Author: Dylan Bordonaro
As college football teams gear up for the coming postseason, the bowl games’ sponsors are preparing their gifts for the players. This is a rare exception to the NCAA’s amateurism policies — sponsors are permitted to give up to $550 worth of gifts to each player.
The NCAA has long held that collegiate athletes cannot receive compensation beyond scholarships and minimal stipends to maintain their amateur status. However, as players make modest gains in their fight for compensation in court, the NCAA should concede policies that do not allow players to be paid for sales directly tied to their name or do not directly cut into NCAA revenue.
While the NCAA has preached for years that athletes’ first priority should be academics, they are, more importantly, protecting their revenue through these amateurism policies. Until recently, student-athletes have struggled to gain an inch in this fight.
The NCAA’s policies are strict and extensive. The fact that they work to protect their revenue, which mostly comes from television contracts, is logical. However, the NCAA’s overbearing reach does not even allow players to collect any share of profits on sales that are directly tied to their name. This includes jersey sales or, until recently, for their portrayals in video games, or for things that do not adversely affect the NCAA’s revenue at all, such as charging for their own autographs.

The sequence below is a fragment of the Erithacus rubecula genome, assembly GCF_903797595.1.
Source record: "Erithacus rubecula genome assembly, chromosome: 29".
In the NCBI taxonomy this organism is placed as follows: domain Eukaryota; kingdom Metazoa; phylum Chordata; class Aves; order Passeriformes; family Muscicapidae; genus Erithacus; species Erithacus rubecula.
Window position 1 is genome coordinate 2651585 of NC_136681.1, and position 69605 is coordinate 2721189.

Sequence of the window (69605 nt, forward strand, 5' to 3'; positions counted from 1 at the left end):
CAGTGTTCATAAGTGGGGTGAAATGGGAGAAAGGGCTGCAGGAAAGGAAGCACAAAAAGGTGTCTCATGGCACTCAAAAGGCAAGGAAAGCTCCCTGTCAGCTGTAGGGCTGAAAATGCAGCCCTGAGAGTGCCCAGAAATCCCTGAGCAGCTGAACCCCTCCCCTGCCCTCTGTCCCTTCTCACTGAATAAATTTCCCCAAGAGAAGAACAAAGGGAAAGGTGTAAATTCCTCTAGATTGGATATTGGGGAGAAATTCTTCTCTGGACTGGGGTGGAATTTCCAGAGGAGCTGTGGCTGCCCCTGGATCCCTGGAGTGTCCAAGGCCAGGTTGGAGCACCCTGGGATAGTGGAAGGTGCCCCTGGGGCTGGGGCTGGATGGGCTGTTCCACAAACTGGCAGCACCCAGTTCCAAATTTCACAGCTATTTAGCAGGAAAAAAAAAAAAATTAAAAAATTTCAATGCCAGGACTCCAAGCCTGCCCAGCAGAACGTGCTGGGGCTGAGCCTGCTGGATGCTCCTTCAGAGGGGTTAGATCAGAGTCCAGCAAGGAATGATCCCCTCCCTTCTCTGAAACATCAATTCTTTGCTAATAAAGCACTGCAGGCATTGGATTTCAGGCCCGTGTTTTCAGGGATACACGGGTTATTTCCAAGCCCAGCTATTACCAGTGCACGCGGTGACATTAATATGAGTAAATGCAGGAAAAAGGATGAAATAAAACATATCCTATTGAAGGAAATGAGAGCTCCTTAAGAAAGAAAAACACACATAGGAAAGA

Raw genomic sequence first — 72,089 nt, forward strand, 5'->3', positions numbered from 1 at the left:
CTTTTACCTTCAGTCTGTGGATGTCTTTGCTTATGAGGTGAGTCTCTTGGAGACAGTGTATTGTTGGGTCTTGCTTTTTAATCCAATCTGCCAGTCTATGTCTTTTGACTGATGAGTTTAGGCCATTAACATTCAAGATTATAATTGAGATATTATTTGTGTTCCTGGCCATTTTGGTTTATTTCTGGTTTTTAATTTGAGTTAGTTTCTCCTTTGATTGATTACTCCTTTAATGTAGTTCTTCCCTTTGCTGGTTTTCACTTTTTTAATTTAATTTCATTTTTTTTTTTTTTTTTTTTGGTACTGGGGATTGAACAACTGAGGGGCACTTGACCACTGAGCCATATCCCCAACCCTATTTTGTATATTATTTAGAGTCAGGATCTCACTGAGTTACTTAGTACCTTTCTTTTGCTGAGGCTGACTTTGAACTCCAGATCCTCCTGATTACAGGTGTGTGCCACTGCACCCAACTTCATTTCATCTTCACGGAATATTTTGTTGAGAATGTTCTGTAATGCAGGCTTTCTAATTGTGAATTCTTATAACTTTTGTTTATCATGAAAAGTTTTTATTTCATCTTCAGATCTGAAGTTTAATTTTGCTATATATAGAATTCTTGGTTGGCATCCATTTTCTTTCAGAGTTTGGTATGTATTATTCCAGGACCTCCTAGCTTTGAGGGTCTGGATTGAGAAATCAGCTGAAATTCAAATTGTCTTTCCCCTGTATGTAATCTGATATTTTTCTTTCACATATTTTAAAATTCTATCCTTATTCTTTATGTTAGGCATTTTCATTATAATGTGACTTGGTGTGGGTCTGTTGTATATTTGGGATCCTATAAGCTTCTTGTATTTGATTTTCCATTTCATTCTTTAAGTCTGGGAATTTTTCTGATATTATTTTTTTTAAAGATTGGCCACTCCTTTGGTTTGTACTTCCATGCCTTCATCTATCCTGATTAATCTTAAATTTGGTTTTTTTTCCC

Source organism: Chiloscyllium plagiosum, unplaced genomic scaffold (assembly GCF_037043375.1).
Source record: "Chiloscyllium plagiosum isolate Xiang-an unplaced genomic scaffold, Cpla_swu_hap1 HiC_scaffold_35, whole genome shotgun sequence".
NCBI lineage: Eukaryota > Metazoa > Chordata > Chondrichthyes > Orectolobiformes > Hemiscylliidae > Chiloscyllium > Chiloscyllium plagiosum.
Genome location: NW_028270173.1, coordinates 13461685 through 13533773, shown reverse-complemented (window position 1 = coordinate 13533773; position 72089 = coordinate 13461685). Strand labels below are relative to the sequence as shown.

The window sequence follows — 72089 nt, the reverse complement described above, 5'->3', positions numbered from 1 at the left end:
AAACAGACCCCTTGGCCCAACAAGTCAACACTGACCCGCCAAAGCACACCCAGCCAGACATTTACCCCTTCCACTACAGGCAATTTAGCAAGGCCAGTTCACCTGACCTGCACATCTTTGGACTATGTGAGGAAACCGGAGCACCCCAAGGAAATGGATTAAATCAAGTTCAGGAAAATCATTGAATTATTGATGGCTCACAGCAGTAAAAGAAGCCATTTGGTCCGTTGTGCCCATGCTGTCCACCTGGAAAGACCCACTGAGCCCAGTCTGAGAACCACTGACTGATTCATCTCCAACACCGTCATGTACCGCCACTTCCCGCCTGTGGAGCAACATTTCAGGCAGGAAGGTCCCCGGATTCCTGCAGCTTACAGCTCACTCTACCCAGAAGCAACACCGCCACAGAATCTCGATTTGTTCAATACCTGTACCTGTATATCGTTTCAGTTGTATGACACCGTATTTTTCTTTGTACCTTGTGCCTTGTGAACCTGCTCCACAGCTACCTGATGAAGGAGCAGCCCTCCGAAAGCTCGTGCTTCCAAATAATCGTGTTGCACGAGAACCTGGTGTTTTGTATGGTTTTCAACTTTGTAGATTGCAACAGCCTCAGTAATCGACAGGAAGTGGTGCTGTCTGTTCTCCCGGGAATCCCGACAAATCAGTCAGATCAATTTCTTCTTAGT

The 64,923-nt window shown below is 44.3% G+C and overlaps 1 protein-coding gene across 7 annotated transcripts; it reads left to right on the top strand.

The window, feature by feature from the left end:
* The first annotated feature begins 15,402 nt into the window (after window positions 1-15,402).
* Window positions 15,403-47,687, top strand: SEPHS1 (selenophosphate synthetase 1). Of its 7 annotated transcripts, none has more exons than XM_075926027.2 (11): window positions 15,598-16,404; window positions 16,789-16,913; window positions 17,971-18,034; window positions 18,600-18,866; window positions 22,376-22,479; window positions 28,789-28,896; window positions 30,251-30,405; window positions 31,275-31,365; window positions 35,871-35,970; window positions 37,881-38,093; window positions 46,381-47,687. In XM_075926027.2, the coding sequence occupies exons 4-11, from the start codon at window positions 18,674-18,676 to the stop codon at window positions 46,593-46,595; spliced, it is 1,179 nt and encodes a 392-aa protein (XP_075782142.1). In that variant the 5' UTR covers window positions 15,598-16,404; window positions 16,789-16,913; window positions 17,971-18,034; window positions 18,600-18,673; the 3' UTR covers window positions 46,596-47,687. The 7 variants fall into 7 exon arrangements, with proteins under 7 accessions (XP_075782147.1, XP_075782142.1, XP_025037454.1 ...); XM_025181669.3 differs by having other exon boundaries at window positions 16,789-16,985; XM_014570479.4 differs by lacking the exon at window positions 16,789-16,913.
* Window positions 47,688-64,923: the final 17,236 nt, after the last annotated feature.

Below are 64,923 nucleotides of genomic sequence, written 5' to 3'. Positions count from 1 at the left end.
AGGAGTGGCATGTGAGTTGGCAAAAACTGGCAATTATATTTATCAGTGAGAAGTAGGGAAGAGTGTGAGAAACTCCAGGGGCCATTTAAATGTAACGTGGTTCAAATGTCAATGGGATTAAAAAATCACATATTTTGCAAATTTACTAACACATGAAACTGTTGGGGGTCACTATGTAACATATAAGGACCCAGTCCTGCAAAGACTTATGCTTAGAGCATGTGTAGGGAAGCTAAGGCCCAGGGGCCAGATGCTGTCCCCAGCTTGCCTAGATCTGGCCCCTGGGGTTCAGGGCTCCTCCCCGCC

One of the largest scandals occurred during the 2009–10 season when Ohio State quarterback Terrelle Pryor received cash and tattoos in exchange for autographs. The NCAA, which did not directly lose revenue as a result of Pryor’s (and other teammates’) actions, ludicrously exerted its authority by levying heavy sanctions against the Ohio State University that included a one-year postseason ban. Terrelle Pryor decided not to return the following season, beloved sweater vest-wearing head coach Jim Tressel resigned and the NCAA lost the Big Ten powerhouse’s infallible national presence as they were forced into mediocrity.
The legal battle over players’ representations in video games came to a head in July when United States District Court Judge Claudia Wilkens approved a $60 million settlement by Electronic Arts (EA) and thousands of college athletes. The case, which was spearheaded by former UCLA Bruin (and Division I basketball national champion) Ed O’Bannon, will disperse amounts between $1,000 and just over $7,000 to over 20,000 former student athletes who appeared in EA’s video games.
The NCAA continues to fight to protect its nearly $1 billion in revenue in court, including its relationship with EA, while the courts are now consistently giving more rights to players. Most recently, the courts (as an extension of the O’Bannon case) have allowed stipends up to the total cost of attending a university, not just for tuition, room and board.
The NCAA can more effectively protect their revenue not by continuing to wage their war on player compensation, but rather by protecting the players’ rights. Allowing players to own the rights to their names, such as by charging for their autographs, will create a sustainable future for both the NCAA and its players.
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